Skip to content

Green Arrow #10 (of 12)

63
Comicscore Index
Generally favorable ratings

Based on 11 critic ratings.

Roy Harper is missing.

Green Arrow and Connor Hawke investigate what happened to him and what Amanda Waller has done to the rest of the Arrow family… which makes it difficult when they are attacked by surprise agents
of Waller!

Red Arrow, Red Canary, Arrowette, and Speedy!

Publication Date
Publisher
Format
Kindle Edition
Print Lenght
23 pages
Language
English
Amazon ASIN
B0CW1DRL28

18%
45%
36%
11 Critic Ratings & Reviews from:
  • 90

    AIPT

    I really enjoyed this issue. Williamson’s run has been all about getting the ducks back in a row and making sure every toy in the box is hanging around to be used again, and not just for cheap fan service either. These are well deserved returns and interactions that feel long overdue. Now that Mia’s back, I feel like my last real wish I had for this run is finally fulfilled, and I could not be happier.

  • 90

    Geek Dad

    I am loving every bit of this series, but this issue did drop one detail that briefly took me out of it. This may be by design, since she’s the DCU’s current big bad, but if Waller is in fact kidnapping random minors with archery skills and sticking brain bombs in them, she’s so far gone that I don’t even recognize this character from the one John Ostrander built. Great book, but it’s leaning into a DC status quo that I’m still not 100% sold on.

  • 90

    First Comics News

  • 85

    Caped Joel

  • 80

    ComicBook.com

    The relaunch of Green Arrow has never been afraid to give readers and long-term Green Arrow fans those feel-good moments. Almost every other issue has a beloved reunion and a hugging session. It’s cute and all, but we get the point. Anyway, we do get the reintroduction of about four characters that have been on the bench for years, and nice breakdowns of their pasts and origins. Green Arrow is definitely one of the more enjoyable DC comic books to check out each month.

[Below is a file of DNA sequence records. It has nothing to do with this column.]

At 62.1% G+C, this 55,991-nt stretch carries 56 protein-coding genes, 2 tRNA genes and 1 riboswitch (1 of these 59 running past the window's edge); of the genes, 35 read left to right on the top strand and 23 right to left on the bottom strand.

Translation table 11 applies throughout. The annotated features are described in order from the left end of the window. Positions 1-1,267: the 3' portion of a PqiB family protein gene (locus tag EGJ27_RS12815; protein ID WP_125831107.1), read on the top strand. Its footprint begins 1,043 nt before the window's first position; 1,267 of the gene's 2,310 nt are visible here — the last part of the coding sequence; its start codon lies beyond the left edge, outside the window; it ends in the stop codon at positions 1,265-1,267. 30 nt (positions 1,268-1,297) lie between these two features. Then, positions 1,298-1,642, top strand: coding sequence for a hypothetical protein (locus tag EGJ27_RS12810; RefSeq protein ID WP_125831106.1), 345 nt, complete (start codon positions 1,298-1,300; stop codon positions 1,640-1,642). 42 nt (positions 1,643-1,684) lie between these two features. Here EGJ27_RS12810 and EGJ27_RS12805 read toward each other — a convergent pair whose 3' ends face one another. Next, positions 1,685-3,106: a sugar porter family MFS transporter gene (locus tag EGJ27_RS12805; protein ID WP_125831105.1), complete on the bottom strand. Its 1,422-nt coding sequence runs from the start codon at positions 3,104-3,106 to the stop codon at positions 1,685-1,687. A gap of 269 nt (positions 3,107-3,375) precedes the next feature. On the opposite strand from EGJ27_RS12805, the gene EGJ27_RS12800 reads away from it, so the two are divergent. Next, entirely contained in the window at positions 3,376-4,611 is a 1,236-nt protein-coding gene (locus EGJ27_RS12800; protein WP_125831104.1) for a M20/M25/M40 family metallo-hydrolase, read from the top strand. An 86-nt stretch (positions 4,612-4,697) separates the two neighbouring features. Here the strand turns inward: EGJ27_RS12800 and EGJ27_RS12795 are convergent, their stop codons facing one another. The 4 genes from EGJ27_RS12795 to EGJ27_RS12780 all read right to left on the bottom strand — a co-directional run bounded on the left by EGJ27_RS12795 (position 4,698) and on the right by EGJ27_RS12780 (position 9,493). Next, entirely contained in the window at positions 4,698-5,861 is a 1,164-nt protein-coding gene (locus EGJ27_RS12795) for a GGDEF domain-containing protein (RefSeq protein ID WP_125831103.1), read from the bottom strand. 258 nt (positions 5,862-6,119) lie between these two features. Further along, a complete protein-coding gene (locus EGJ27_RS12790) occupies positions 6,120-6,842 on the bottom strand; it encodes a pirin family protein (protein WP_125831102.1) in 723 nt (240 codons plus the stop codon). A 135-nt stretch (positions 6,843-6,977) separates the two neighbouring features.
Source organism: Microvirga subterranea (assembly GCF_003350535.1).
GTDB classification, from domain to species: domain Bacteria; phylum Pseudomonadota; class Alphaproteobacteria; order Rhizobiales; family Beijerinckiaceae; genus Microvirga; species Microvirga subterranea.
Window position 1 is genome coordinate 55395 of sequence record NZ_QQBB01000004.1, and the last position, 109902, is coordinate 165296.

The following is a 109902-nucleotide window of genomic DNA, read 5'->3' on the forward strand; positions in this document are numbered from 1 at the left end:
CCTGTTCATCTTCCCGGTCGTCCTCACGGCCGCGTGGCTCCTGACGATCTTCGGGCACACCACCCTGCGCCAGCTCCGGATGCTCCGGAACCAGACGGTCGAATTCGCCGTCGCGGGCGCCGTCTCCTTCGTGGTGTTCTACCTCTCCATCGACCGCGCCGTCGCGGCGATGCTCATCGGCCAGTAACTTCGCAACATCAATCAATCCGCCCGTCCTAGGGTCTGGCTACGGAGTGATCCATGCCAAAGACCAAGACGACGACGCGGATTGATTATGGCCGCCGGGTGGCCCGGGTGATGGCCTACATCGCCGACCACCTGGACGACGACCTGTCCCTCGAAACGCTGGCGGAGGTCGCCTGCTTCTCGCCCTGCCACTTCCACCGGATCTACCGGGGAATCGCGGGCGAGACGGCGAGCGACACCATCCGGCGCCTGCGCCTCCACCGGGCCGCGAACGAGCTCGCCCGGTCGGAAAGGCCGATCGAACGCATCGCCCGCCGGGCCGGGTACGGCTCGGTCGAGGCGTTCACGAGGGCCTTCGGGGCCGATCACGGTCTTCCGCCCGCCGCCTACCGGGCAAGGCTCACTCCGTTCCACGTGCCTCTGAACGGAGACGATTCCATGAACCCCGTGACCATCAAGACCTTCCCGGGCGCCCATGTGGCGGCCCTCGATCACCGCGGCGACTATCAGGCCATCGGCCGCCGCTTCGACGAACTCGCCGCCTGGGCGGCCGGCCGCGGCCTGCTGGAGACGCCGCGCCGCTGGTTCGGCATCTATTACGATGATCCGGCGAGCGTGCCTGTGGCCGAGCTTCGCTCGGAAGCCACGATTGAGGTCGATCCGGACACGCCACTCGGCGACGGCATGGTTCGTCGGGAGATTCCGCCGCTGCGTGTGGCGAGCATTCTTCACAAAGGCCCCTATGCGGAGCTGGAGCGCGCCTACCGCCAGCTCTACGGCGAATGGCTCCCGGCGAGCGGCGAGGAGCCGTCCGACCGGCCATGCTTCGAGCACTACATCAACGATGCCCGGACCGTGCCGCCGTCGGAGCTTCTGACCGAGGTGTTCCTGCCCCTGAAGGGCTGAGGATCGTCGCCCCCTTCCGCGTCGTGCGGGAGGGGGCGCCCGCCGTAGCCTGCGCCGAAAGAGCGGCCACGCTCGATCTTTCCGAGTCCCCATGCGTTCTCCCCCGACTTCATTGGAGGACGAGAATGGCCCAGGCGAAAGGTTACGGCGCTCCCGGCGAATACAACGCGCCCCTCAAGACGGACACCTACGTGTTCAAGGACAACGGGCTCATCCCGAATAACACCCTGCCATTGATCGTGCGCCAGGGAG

• 80

    Get Your Comic On

    Green Arrow continues to hurtle along. Energised by the events of last month, Oliver is now in over his head and facing a Justice League-level threat.

  • 80

    Nerd Initiative

    With its gripping storyline, stunning artwork, and masterful execution, this issue is a must-read for fans of the Emerald Archer. As the search for Roy Harper intensifies and the secrets of Amanda Waller unravel, readers are left eagerly anticipating the next installment of this thrilling series.

  • 78

    The Comicbook Dispatch

    On the surface, Green Arrow #10 appeared to be a pivotal issue that raised the bar for the series. However, after looking under the hood, readers will discover that very little is revealed and the emotional scenes were cut way too short to push the story forward. With a gripping mystery and what was pushed as high-stakes character development dangling on the surface, readers will be a bit disappointed to see a quick wrap-up and less complicated fight scenes between the Arrow Family than what appeared to be set up along the way. Was the issue terrible? Absolutely not. The story just focused on the wrong core components and moved quickly through the aspects of the comic that readers probably wanted the most.

  • 65

    Comic Book Revolution

    Green Arrow #10 is a mixed bag. On the Oliver Queen and Roy Harper front, the strength of their relationship helps to move the greater story around Amanda Waller forward. Though it is a story brought down by the fact that the Green Arrow Family as a whole lacks the history to make their big reunion hit as intended. The lack of development from past creative decisions impact scenes that are made to look important but lack punching power. That all leads to an overall story that feels rushed because of lack of time.

  • 60

    Comics From The Multiverse

  • 55

    Weird Science DC Comics

    Green Arrow #10 serves as an excellent jumping-on point for readers who want to get to know EVERY member of the extended Arrow Family. You get plenty of reunions, hugs, and introduction montages. Unfortunately, Williamson neglects to tell much of a story, giving you the impression this issue is only meant to fill space in preparation for the Absolute Power event.

More From Green Arrow (2023)